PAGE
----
Tuesday, June 2, 2020
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Title: Dischord
Format: CD
Label: Rage In Eden (@)
Rated: *****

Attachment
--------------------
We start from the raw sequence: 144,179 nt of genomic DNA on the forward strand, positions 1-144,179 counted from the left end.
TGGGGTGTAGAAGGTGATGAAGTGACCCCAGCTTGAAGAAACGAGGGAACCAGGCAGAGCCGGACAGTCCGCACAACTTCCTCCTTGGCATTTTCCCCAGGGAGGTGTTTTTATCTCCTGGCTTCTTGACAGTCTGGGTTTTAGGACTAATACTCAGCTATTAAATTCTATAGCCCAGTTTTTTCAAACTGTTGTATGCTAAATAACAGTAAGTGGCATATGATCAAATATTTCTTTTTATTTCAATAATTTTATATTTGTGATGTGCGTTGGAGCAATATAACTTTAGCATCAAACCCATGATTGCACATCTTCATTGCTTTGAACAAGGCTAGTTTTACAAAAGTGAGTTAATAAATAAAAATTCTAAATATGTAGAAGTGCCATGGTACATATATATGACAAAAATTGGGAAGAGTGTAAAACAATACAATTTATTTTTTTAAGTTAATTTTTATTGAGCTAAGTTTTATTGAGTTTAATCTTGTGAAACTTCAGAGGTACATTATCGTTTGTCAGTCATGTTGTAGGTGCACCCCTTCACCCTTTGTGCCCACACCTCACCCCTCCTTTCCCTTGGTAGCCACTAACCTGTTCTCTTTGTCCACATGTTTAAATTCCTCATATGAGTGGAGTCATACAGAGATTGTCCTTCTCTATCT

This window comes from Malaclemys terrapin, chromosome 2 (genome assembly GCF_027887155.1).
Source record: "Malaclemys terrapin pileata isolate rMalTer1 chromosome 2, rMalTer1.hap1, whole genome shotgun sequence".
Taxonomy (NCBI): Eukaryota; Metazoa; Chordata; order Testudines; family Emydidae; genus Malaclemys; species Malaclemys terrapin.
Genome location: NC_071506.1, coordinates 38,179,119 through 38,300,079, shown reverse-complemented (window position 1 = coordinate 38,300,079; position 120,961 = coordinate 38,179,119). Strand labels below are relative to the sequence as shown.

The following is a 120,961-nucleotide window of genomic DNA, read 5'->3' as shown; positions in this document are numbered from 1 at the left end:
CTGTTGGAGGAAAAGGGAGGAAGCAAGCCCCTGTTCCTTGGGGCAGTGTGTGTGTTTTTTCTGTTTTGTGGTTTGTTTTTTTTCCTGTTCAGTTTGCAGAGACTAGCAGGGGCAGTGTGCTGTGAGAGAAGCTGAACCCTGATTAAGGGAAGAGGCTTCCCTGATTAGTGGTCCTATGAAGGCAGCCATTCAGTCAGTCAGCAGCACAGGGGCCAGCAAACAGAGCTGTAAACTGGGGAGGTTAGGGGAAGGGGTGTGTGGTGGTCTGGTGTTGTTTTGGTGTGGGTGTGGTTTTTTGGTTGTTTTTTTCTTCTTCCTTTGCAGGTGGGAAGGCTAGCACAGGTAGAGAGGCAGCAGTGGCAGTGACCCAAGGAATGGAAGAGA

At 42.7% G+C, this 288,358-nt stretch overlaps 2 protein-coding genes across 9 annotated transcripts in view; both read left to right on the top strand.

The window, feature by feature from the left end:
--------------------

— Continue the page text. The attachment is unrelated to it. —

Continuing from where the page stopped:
Dr Strangelove were famous for a song titled "Why do you do?" (people were thinking it was Depeche Mode because of some melodic similarities and because John deep vocals) and they disbanded many years ago. Now three of them are back as Analog Angel and DISCHORD is their debut album with that moniker. The album doesn't contain any of the old songs because the fourth original member did not want them to re-record the old tracks and to ensure that they didn't, he copyrighted them under his own name (despite them being co-written). Anyway, this helped John, Derek and Robert to show their skills and to pack the new album with 80's sounds and nowadays freshness. The first two tracks of the album "Touched" and "Television" reflects other kind of influences and they sound more 90's oriented (I found a bit of VNV Nation here and there, maybe). With "Shadows" little by little 80's are surfacing thanks to analog pads and leads which find a great balance on the short instrumental "Ich habe". "High heels" is next and it would be a great single with its melodies recalling Depeche Mode. Fortunately Analog Angel are more than that and after the only ballad of the album "Down on you knees" we have "No contest", a tune that mix Nitzer Ebb and synthpop. Then, we have "What we've become", a great upbeat synthpop song with unforgettable melodies which prepare the audience to "Deviance", a 4/4 upbeat tune really energetic. The last original song of the album is one of the better of the lot as "Inner innocence (Original innocence)" gathers dark moods, analog sounds, good melodies, energy and a certain demo feel that makes it sound intriguing. The album closes with "Down to your knees (carpet burn reprise)" and "Television (900 channels remix)", two good remixes that don't play around the original songs but they rather revise them showing a different side. For example I found the "carpet burn reprise" more convincing of the original version as it has melancholic atmospheres but it dismiss the romantic element characteristic of the ballads.